The birch tree is a small to medium-sized tree that is commonly found in the cooler parts of the Northern hemisphere. Its distinctive papery bark and colorful leaves make the tree a popular choice for landscaping.
If you’ve got an old birch that’s ready to be felled, you may be wondering whether it burns well? In this guide, we’ll take a close look at whether birch makes good firewood and how it compares to other popular varieties.
Is birch good for firewood?
Birch makes useful firewood that produces moderate levels of heat and gives off a pleasant fragrance when burning. It tends to burn fast, so use it with slower burning oak, beech, or another hardwood that has better coaling properties. The bark from a birch tree is excellent for starting or re-starting fires as it burns fiercely.
- Will rot quickly if left in rounds.
- Moderate heat and poor coaling properties.
- Gives off a pleasant smell and doesn’t spark.
- Splitting ranges from easy to moderate difficulty.
Birch firewood burn qualities
1. Heat output
The amount of heat firewood gives off is an important consideration when you’re deciding whether to use it in the fire. Whether you’re sitting around a campfire or relaxing at home, you want it to provide enough warmth.
Birch provides 20.8 million BTUs per cord which is rated low-moderate when compared to other types of wood. It’s similar to cherry, Douglas fir, and elm for heat production.
The heat produced by birch is lower than most popular hardwoods like apple and hickory. That doesn’t mean you shouldn’t burn birch if you’ve got some rounds available. Birch makes great kindling, and it can be burned in the shoulder season when temperatures are still mild.
Check out the following table comparing the heat output of birch to various other common types of firewood.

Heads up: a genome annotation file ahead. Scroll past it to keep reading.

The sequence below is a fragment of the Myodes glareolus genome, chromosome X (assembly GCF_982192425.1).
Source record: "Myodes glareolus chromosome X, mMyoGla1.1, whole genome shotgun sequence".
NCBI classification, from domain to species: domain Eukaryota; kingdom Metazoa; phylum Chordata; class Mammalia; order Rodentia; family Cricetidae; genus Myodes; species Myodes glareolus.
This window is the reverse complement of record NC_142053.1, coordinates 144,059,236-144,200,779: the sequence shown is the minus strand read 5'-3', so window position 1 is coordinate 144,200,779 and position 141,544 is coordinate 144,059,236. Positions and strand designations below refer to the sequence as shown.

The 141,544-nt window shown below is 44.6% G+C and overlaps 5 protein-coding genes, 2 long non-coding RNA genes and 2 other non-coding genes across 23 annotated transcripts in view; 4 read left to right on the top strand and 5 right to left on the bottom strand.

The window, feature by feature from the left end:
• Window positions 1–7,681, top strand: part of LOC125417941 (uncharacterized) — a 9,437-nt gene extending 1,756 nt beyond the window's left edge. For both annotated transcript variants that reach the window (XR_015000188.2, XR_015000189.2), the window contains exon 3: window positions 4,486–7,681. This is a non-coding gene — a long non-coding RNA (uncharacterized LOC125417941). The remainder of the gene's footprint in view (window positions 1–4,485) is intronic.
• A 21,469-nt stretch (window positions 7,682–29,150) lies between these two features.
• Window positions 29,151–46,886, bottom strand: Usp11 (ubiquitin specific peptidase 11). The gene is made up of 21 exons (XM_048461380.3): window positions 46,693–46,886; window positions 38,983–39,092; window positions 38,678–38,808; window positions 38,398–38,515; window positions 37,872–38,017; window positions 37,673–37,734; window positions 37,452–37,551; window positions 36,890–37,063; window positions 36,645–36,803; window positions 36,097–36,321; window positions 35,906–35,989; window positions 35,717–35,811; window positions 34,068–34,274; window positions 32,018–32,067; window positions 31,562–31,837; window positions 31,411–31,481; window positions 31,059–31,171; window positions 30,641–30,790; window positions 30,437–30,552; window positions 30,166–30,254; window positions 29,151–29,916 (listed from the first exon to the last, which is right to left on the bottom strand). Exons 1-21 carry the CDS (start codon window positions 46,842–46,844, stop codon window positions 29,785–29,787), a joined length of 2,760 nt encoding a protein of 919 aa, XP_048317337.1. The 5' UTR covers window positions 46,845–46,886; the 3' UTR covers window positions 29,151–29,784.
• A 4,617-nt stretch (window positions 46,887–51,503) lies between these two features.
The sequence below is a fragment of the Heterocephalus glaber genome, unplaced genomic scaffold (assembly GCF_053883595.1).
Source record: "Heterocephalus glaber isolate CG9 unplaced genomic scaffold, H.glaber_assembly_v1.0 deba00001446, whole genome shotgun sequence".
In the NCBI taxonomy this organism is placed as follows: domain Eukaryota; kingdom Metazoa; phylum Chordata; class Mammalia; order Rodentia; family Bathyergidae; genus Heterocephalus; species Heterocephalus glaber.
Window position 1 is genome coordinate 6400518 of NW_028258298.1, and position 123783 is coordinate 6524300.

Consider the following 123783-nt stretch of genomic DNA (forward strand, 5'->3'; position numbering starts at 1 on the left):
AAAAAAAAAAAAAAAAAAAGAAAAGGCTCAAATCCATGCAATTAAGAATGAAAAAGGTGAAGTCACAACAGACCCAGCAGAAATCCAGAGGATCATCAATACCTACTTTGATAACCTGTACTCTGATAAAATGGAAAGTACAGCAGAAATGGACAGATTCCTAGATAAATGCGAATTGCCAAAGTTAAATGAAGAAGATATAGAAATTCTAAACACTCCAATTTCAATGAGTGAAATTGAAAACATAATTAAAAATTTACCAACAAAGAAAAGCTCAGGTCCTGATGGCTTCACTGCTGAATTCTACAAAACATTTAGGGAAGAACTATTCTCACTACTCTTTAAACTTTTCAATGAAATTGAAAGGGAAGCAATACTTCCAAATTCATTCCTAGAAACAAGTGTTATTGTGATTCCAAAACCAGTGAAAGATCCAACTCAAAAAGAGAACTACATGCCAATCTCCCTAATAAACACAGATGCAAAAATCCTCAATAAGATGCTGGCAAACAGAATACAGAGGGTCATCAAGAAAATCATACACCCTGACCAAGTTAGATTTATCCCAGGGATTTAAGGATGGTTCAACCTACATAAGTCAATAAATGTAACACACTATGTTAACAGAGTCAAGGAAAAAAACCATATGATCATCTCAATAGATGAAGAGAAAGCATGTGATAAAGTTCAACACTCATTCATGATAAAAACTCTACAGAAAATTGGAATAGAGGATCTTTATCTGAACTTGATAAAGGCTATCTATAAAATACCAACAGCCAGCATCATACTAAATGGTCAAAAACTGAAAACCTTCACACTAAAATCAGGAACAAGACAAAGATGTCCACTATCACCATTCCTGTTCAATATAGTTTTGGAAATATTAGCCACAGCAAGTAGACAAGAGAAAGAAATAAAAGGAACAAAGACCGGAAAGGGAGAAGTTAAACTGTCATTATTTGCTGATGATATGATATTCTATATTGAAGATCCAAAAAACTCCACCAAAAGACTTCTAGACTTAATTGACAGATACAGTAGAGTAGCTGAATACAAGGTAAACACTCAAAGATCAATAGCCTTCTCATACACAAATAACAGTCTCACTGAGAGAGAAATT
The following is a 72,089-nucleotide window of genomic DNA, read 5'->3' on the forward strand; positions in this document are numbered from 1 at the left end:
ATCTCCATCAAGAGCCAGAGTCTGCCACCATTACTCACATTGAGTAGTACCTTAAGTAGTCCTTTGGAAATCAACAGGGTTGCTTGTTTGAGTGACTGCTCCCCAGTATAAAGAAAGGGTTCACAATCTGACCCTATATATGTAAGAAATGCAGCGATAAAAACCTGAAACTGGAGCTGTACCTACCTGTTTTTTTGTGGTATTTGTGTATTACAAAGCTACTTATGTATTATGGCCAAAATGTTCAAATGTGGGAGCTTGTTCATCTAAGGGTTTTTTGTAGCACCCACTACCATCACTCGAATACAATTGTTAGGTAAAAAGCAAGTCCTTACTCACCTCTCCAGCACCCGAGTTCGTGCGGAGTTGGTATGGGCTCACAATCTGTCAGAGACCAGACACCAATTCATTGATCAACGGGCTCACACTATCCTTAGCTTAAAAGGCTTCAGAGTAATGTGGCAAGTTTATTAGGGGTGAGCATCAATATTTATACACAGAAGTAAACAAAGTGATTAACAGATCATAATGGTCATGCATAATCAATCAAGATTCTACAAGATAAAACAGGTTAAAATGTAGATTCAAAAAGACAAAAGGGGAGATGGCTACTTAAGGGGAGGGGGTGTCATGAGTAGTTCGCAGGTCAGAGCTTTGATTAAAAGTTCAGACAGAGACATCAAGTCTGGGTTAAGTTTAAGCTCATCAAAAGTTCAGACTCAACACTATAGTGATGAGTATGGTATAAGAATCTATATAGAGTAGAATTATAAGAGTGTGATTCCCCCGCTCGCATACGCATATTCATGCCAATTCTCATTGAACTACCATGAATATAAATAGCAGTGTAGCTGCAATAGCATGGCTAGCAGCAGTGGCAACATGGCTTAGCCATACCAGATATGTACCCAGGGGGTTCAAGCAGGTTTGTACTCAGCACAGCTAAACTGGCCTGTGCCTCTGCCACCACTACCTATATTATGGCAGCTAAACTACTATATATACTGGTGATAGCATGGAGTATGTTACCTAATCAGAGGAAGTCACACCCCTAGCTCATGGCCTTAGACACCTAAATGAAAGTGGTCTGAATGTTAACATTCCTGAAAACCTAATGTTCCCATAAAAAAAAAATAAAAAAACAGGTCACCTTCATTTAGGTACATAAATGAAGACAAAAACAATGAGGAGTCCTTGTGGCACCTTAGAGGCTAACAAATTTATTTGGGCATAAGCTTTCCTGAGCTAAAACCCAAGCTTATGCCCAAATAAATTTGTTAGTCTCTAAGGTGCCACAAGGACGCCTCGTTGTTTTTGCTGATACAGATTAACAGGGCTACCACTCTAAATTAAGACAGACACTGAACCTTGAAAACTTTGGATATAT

|Wood variety||Heat per Cord (Million BTUs)|
|Eastern red cedar||13.0|
Birch generally produces moderate levels of smoke, so you may get a little smoked-out if you’ve got an open fire. Wood stove owners won’t find the smoke levels a big issue.
All firewood should be well seasoned before burning. Green wood contains a lot of water and will create smoke as it burns. Unseasoned wood is also much less efficient. Instead of producing heat, the fire uses its energy to evaporate water.
3. Ease of splitting
Birch isn’t the easiest type of wood to split and may require more effort than straight-grained willow firewood or spruce.
Split the wood when it’s green to speed up the drying process. Waiting for a frosty cold morning will make splitting firewood easier. You can also invest in a splitting axe or heavy-duty maul to make the job less of a struggle.
Birch starts to rot quickly if it isn’t split soon after the tree is felled. Even when the tree is still standing, it will begin rotting once the tree dies. If you have any birch rounds that can’t be split immediately, use an axe or chainsaw to remove the inner and outer bark. This will stop the moisture under the bark from speeding up the rotting.
Birch firewood doesn’t produce many sparks. It’s much better than options like larch, pine, or mulberry. This is good because there’s a lower risk of unwanted fires or carpet burns.
Although sparking and popping are low when burning birch, take care if you’re camping or have an open hearth. It only takes one random spark to create a fire hazard.
Birch firewood performs well on fragrance once it’s tossed into a fire. The aroma will vary depending on the variety of birch. For example, yellow birch emits a lovely wintergreen smell as you split the wood. River birch is also a popular option for its fragrance once burning. White birch provides less smell, but it is still pleasant.
The wood is prone to patches of rot, which results in an unpleasant aroma once it’s tossed in the fire. As mentioned above, split birch as early as possible.
Meat smokers and barbecue enthusiasts will enjoy using birch for cooking fish and meat. Hickory and apple are also great options for this purpose.